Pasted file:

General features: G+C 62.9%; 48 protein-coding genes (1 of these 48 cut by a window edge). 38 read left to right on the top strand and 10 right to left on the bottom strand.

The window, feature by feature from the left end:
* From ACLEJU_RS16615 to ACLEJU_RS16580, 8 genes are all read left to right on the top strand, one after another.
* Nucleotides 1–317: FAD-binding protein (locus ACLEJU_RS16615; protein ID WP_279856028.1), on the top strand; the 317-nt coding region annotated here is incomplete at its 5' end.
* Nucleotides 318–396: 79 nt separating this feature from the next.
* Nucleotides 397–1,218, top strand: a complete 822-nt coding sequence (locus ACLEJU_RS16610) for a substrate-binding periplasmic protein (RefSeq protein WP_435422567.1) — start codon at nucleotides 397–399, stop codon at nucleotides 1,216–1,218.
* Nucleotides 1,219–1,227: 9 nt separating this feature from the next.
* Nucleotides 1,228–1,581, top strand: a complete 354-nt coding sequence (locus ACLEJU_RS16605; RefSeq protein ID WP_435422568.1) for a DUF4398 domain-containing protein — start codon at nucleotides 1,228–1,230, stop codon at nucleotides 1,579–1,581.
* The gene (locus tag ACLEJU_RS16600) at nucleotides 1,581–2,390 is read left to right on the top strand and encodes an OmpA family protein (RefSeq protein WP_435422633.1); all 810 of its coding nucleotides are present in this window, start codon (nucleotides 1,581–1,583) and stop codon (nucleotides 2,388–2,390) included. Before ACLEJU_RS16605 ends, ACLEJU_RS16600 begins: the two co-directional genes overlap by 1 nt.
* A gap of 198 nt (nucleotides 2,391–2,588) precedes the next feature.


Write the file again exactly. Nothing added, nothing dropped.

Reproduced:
General features: G+C 62.9%; 48 protein-coding genes (1 of these 48 cut by a window edge). 38 read left to right on the top strand and 10 right to left on the bottom strand.

The window, feature by feature from the left end:
* From ACLEJU_RS16615 to ACLEJU_RS16580, 8 genes are all read left to right on the top strand, one after another.
* Nucleotides 1–317: FAD-binding protein (locus ACLEJU_RS16615; protein ID WP_279856028.1), on the top strand; the 317-nt coding region annotated here is incomplete at its 5' end.
* Nucleotides 318–396: 79 nt separating this feature from the next.
* Nucleotides 397–1,218, top strand: a complete 822-nt coding sequence (locus ACLEJU_RS16610) for a substrate-binding periplasmic protein (RefSeq protein WP_435422567.1) — start codon at nucleotides 397–399, stop codon at nucleotides 1,216–1,218.
* Nucleotides 1,219–1,227: 9 nt separating this feature from the next.
* Nucleotides 1,228–1,581, top strand: a complete 354-nt coding sequence (locus ACLEJU_RS16605; RefSeq protein ID WP_435422568.1) for a DUF4398 domain-containing protein — start codon at nucleotides 1,228–1,230, stop codon at nucleotides 1,579–1,581.
* The gene (locus tag ACLEJU_RS16600) at nucleotides 1,581–2,390 is read left to right on the top strand and encodes an OmpA family protein (RefSeq protein WP_435422633.1); all 810 of its coding nucleotides are present in this window, start codon (nucleotides 1,581–1,583) and stop codon (nucleotides 2,388–2,390) included. Before ACLEJU_RS16605 ends, ACLEJU_RS16600 begins: the two co-directional genes overlap by 1 nt.
* A gap of 198 nt (nucleotides 2,391–2,588) precedes the next feature.